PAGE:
Japanese Film Materials in the Time of Quarantine


Yale has moved all its classes online and the governor of Connecticut has asked residents to stay at home if at all possible. The Yale libraries are closed and even I cannot use my office anymore. I want to get out, just like my house-bound cat Hanzo (pictured). But we all need to stay safe.

This has also created problems for my Japanese film historiography course this term. The final assignment was centered on students engaging with primary archival materials, which are now out of reach. At the same time, I have heard of a number of colleagues at other institutions asking how they can continue teaching a Japanese film course when there is limited access to materials. 

If you are fortunate enough to have a library that offers journals, e-books, and even streaming services like Kanopy and Alexander Street, accessible off-site through VPN, there is still much you can do at home. Some libraries will have digital subscriptions to Japanese newspapers and magazines, and you can always get a subscription to the Criterion Channel, Netflix, or Hulu (Mubi, which has a few Japanese films viewable this month, is promoting a “3-months-for-$1” sale). But if you are not so fortunate—or are seeking film-related print materials in Japanese—you’re going to have a harder time.

Some have stepped in to create lists of online resources for Japan studies. Paula Curtis, one of the CEAS postdocs at Yale, has created one here

I’ve been offering my class—and others online—some suggestions of film-related materials you can access while doing research in self-isolation. This is by no means an exhaustive list, and is centered on resources in Japanese, but I hope there are a few ideas that prove helpful.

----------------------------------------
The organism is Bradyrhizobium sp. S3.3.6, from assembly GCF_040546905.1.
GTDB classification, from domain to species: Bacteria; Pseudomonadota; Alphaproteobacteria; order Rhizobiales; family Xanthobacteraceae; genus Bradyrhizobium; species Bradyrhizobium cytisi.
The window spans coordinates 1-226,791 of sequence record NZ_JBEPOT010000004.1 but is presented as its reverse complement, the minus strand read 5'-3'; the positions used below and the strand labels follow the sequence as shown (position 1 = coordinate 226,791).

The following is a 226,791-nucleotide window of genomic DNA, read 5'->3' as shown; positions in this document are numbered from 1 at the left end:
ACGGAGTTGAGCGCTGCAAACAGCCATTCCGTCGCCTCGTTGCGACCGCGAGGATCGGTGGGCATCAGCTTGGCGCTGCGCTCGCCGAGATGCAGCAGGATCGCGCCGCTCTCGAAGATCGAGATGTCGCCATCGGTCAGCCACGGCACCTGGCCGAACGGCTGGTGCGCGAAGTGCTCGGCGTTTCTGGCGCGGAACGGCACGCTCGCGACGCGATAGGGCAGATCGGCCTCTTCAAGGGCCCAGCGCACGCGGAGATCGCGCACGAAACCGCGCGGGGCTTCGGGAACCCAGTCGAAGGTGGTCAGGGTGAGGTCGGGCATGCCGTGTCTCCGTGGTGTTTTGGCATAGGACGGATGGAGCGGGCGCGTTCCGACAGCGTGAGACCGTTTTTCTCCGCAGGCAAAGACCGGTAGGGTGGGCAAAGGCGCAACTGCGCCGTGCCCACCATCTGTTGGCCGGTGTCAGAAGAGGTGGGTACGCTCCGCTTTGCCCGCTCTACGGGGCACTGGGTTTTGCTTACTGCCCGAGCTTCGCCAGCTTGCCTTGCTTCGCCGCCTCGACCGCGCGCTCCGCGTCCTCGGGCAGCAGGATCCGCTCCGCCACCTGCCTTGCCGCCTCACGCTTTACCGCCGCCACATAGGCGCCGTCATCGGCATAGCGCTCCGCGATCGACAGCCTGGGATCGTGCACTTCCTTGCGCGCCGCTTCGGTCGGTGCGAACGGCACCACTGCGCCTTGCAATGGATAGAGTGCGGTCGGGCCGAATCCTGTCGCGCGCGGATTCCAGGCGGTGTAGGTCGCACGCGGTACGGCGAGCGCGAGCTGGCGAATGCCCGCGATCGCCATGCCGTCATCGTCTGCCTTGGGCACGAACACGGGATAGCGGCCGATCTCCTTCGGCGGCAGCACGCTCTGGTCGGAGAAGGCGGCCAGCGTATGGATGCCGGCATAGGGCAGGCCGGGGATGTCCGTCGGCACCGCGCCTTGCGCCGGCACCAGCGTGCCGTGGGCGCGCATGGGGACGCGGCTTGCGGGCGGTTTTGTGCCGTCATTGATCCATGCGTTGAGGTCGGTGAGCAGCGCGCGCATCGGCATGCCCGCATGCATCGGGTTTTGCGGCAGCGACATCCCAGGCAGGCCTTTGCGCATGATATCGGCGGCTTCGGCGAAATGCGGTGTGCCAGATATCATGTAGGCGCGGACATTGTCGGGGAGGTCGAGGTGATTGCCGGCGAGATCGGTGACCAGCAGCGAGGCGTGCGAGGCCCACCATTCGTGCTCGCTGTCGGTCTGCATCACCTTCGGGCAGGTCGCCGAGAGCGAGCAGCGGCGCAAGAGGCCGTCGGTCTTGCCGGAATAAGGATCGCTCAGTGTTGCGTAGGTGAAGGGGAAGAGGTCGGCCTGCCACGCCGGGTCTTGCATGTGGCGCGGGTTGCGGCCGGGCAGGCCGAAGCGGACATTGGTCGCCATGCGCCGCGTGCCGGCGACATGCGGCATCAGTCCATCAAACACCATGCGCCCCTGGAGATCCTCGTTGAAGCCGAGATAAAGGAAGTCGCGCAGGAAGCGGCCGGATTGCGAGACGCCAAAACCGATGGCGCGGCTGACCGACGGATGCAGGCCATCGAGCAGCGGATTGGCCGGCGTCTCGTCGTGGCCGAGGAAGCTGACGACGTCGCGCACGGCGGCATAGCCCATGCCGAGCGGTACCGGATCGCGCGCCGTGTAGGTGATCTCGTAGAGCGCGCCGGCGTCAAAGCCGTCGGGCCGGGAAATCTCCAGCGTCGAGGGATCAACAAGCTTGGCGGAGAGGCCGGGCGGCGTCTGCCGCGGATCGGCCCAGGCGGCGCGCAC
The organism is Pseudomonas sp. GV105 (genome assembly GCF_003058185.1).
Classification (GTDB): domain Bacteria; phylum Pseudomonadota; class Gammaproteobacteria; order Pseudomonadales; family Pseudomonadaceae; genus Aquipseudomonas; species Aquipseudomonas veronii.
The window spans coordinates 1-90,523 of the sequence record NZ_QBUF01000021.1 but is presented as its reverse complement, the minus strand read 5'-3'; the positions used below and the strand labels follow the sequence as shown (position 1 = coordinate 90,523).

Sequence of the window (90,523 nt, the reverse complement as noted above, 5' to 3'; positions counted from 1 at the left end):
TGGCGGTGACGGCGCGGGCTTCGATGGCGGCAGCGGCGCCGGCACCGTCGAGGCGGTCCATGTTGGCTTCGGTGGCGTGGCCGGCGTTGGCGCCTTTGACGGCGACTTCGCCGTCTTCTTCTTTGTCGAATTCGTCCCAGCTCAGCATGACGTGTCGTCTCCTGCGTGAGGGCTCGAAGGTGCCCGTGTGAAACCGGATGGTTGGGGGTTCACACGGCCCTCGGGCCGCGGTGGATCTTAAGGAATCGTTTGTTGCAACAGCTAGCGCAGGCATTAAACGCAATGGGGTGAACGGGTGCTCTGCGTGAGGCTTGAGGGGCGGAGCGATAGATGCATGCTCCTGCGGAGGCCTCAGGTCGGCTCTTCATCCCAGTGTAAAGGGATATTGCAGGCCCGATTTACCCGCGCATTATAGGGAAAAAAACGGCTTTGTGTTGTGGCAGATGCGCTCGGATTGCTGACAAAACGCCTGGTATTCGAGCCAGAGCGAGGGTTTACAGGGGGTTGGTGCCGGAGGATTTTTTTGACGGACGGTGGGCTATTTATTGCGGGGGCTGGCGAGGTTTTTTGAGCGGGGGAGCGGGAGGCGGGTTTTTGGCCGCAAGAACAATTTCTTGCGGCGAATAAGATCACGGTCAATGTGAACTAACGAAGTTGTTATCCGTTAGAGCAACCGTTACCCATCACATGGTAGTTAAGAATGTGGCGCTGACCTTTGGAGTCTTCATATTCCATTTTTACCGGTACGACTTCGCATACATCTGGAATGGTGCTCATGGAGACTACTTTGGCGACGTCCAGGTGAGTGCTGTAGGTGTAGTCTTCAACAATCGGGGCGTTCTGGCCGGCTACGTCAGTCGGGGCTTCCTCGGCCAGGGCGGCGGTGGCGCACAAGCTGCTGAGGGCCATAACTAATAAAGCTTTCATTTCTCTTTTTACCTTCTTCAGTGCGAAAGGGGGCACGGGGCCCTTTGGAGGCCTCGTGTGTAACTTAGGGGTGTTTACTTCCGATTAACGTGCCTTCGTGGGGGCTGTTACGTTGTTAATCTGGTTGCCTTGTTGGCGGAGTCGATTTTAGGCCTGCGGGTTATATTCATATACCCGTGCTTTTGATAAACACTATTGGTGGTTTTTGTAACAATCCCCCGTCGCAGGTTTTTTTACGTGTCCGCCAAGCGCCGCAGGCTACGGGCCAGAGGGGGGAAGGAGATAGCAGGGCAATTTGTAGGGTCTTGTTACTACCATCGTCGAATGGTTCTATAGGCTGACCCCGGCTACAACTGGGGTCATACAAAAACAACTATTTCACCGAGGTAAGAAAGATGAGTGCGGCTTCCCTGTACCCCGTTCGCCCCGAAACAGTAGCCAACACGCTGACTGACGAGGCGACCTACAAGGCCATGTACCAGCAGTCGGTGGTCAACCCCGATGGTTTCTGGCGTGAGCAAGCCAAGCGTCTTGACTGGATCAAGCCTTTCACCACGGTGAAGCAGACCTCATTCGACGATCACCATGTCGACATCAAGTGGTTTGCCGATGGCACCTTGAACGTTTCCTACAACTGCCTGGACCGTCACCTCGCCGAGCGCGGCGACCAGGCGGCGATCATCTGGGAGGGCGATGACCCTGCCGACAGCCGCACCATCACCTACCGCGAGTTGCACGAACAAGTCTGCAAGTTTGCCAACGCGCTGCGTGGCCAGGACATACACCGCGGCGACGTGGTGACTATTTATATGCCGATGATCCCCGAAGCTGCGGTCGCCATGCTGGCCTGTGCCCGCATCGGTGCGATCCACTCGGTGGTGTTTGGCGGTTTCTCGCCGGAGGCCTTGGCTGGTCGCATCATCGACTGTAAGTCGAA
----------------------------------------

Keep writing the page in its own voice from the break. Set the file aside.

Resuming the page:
First, you can check out the "Internet Sites” section in my "Japanese Reference Materials for Studying Japanese Cinema at Yale University” that I created for the Yale Library. Most are film databases, but a number are rich resources:

There are a few other sites I would add to the above for written materials:

  • Toshio Matsumoto Digital Archive: Only a few items so far, but already a number of exciting materials on Matsumoto such as storyboards for his experimental films.
  • Tsuchimoto Noriaki Bunsho Database: Typewritten versions of some of the notes and writings of the great documentary filmmaker. 
  • The National Diet Library has been strict about what it makes available online, but it has a number of books from Taisho and early Showa on film. Here is one search result for film. 

For film viewing, I would add the following:

And don’t forget that there are some film-related scholarly journals available online:

  • CineMagiziNet! I have an article in one of the first issues. 
  • Cinema Studies/Eiga Kenkyu: The journal of the Japan Society for Cinema Studies
  • Eizogaku: Journal of the Japan Society of Image Arts and Sciences (articles in issues after 2014 as well as certain articles before that are available online). The international edition Iconics, which I used to edit, also has many article online. 
  • Also remember that many universities or departments in universities in Japan produce bulletins (紀要) which are nowt often available online in PDF copies. One can find a good amount of film research in those. For instance, Ritsumeikan University’s Art Research used to have many excellent articles on film. 

And last, I just want to remind you that many of my articles are available on the Yale repository

These are trying times all around the world. They remind us that we are all connected, and that what each of us does has ramifications for many others. They also remind us that the suffering of others is not distant, but close at home. I pray for everyone’s safety and for a quick recovery. Perhaps using the interconnectivity of the net, we can persevere a bit, even in the small world of Japanese film studies. Let us maintain and reinforce our communities.

Everyone stay safe and healthy!

Everything © Aaron Gerow. Send comments and suggestions to webmaster@aarongerow.com